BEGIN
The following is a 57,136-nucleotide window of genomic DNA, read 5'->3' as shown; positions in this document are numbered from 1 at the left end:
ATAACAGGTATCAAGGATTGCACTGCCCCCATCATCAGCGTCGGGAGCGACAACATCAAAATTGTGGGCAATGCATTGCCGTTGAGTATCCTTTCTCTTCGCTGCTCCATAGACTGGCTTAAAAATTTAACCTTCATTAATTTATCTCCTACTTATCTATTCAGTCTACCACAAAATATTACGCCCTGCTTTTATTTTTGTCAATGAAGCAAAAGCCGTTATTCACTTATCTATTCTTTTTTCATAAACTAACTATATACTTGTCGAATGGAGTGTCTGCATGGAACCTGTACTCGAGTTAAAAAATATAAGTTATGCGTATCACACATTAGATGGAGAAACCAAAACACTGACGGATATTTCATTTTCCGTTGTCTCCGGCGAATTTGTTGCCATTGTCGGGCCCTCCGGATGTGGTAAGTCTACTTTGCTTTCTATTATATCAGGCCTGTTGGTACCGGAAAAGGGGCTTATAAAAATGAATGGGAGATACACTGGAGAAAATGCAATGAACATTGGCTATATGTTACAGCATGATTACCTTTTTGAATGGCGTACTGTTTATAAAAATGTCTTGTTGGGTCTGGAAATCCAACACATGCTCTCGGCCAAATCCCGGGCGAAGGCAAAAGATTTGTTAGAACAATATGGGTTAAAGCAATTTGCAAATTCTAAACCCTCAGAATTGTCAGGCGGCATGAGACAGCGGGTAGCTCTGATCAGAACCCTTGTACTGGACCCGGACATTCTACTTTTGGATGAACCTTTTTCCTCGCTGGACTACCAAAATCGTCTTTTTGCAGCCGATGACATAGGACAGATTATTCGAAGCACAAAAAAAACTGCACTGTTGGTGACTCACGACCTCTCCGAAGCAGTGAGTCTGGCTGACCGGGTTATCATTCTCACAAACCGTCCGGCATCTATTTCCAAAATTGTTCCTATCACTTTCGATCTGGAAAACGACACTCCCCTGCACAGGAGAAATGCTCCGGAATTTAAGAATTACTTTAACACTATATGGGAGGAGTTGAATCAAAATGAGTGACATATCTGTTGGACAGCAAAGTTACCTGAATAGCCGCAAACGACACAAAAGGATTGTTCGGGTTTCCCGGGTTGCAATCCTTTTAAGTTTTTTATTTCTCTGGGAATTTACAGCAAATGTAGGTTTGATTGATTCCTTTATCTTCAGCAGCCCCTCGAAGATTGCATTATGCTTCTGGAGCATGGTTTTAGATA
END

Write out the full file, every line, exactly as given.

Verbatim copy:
The following is a 57,136-nucleotide window of genomic DNA, read 5'->3' as shown; positions in this document are numbered from 1 at the left end:
ATAACAGGTATCAAGGATTGCACTGCCCCCATCATCAGCGTCGGGAGCGACAACATCAAAATTGTGGGCAATGCATTGCCGTTGAGTATCCTTTCTCTTCGCTGCTCCATAGACTGGCTTAAAAATTTAACCTTCATTAATTTATCTCCTACTTATCTATTCAGTCTACCACAAAATATTACGCCCTGCTTTTATTTTTGTCAATGAAGCAAAAGCCGTTATTCACTTATCTATTCTTTTTTCATAAACTAACTATATACTTGTCGAATGGAGTGTCTGCATGGAACCTGTACTCGAGTTAAAAAATATAAGTTATGCGTATCACACATTAGATGGAGAAACCAAAACACTGACGGATATTTCATTTTCCGTTGTCTCCGGCGAATTTGTTGCCATTGTCGGGCCCTCCGGATGTGGTAAGTCTACTTTGCTTTCTATTATATCAGGCCTGTTGGTACCGGAAAAGGGGCTTATAAAAATGAATGGGAGATACACTGGAGAAAATGCAATGAACATTGGCTATATGTTACAGCATGATTACCTTTTTGAATGGCGTACTGTTTATAAAAATGTCTTGTTGGGTCTGGAAATCCAACACATGCTCTCGGCCAAATCCCGGGCGAAGGCAAAAGATTTGTTAGAACAATATGGGTTAAAGCAATTTGCAAATTCTAAACCCTCAGAATTGTCAGGCGGCATGAGACAGCGGGTAGCTCTGATCAGAACCCTTGTACTGGACCCGGACATTCTACTTTTGGATGAACCTTTTTCCTCGCTGGACTACCAAAATCGTCTTTTTGCAGCCGATGACATAGGACAGATTATTCGAAGCACAAAAAAAACTGCACTGTTGGTGACTCACGACCTCTCCGAAGCAGTGAGTCTGGCTGACCGGGTTATCATTCTCACAAACCGTCCGGCATCTATTTCCAAAATTGTTCCTATCACTTTCGATCTGGAAAACGACACTCCCCTGCACAGGAGAAATGCTCCGGAATTTAAGAATTACTTTAACACTATATGGGAGGAGTTGAATCAAAATGAGTGACATATCTGTTGGACAGCAAAGTTACCTGAATAGCCGCAAACGACACAAAAGGATTGTTCGGGTTTCCCGGGTTGCAATCCTTTTAAGTTTTTTATTTCTCTGGGAATTTACAGCAAATGTAGGTTTGATTGATTCCTTTATCTTCAGCAGCCCCTCGAAGATTGCATTATGCTTCTGGAGCATGGTTTTAGATA